Urinary incontinence (enuresis) is the medical term for bedwetting. Incontinence is accidental or intentional urination in children who are at an age where they should be able to have control of their bladders. Girls usually obtain bladder control before boys. Incontinence may be diagnosed in girls older than age 5 and in boys who are older than age 6 who are still having urinary control problems. There are different types of bedwetting that may occur, including the following:
Diurnal enuresis. Wetting during the day.
Nocturnal enuresis. Wetting during the night.
Primary enuresis. This occurs when the child has never fully mastered toilet training.
Secondary enuresis. This occurs when the child did have a period of dryness, but then returned to having periods of incontinence.
According to the American Academy of Pediatrics:
Bedwetting affects 20 percent of 5-year-olds, 10 percent of 6-year-olds, and 3 percent of 12-year-olds.
Nocturnal enuresis occurs two times more frequently in boys than in girls.
Of the children with enuresis, most have wetting at night.
Primary enuresis is the most common form of urinary incontinence among children.
There are many factors that may be involved, and many theories that are given for why children wet. The following is a list of some of the possible reasons for the problem:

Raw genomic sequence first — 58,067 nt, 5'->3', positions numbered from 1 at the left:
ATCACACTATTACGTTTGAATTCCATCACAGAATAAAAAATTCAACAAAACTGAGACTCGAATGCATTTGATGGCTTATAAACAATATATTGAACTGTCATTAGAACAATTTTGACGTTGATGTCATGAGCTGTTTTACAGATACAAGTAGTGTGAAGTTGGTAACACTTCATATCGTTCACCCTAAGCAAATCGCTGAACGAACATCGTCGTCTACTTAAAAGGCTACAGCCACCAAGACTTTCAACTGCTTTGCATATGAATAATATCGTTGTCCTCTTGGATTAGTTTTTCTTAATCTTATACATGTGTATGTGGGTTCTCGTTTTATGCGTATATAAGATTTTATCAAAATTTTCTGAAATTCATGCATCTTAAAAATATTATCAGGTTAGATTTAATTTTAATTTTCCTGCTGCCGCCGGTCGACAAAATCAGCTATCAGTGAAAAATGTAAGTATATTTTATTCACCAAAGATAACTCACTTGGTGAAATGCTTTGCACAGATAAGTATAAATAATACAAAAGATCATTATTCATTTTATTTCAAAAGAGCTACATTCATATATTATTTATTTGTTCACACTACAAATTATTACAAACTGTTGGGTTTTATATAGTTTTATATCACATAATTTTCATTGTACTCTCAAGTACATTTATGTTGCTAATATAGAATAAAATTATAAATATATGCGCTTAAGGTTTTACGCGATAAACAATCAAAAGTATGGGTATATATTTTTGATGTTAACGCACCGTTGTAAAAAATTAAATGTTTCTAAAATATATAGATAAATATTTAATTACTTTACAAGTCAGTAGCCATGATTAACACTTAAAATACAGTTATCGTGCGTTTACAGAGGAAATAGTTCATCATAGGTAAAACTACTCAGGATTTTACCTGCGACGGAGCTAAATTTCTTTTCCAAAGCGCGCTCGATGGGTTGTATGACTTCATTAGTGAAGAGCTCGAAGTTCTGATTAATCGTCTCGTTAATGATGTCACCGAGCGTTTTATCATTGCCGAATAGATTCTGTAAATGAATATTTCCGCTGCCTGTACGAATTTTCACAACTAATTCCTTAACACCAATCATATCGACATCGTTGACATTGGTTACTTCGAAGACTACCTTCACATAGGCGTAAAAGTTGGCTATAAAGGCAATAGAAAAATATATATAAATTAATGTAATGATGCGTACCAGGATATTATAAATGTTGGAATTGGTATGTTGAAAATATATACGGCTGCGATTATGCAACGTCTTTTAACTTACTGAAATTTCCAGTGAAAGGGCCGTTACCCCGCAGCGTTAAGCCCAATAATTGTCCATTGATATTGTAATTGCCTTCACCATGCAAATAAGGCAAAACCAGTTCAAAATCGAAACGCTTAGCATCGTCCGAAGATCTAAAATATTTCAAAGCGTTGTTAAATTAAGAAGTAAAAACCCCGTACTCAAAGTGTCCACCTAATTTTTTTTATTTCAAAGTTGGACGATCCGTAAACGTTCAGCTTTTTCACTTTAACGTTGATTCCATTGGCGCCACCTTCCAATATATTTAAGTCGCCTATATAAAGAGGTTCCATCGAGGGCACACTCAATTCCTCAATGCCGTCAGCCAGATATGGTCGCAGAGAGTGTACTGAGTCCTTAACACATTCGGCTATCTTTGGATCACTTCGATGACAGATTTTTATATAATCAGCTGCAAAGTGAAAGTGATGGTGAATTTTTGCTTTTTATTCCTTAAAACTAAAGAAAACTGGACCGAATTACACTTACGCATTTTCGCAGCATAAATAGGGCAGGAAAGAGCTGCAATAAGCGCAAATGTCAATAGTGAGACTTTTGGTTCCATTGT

Poor toilet training
Delay of the ability to hold urine. (This may be a factor up to about the age of five.)
Poor sleep habits or the presence of a sleep disorder
A problem with the proper functioning of hormones that help to regulate urination
Most children who wet the bed have at least one parent or a close relative who also suffered from bedwetting as a child
Medication that affects sleep
Urinary incontinence (enuresis) is usually diagnosed based on a complete medical history and physical examination of your child. In addition to talking with you and the child, your child's doctor may perform the following to help rule out other causes for the wetting:
Urine tests (to make sure there is not an underlying infection, or condition, such as diabetes)
Blood pressure measurement
Specific treatment for enuresis will be determined by your child's doctor based on:
Your child's age, overall health, and medical history
Extent of the condition
Your child's tolerance for specific medications, procedures, or therapies
Expectations for the course of the condition
Your opinion or preference
Prior to starting treatment, it is important to know that:
The child is not at fault and should not be punished. The child cannot control the wetting.
According to the National Institute of Diabetes and Digestive and Kidney Diseases, after age 5 enuresis disappears naturally at a rate of about 15 percent of affected children each year.
Treatment may include:
Positive reinforcement of the child (such as the use of sticker charts for dry nights)
Use of night-time alarms to help tell the child when wetting is occurring
Medications, as prescribed by your child's doctor (to help control the wetting)
Bladder training to help increase the bladder size and the child's ability to know when they have to urinate (this is done by having the child wait as long as possible during the day to urinate and let the bladder get full)
Decrease fluids (AAP suggests this approach if the child believes it helps) and avoid caffeine at night
In addition, counseling of the child and family may help to determine any stress the child may be under.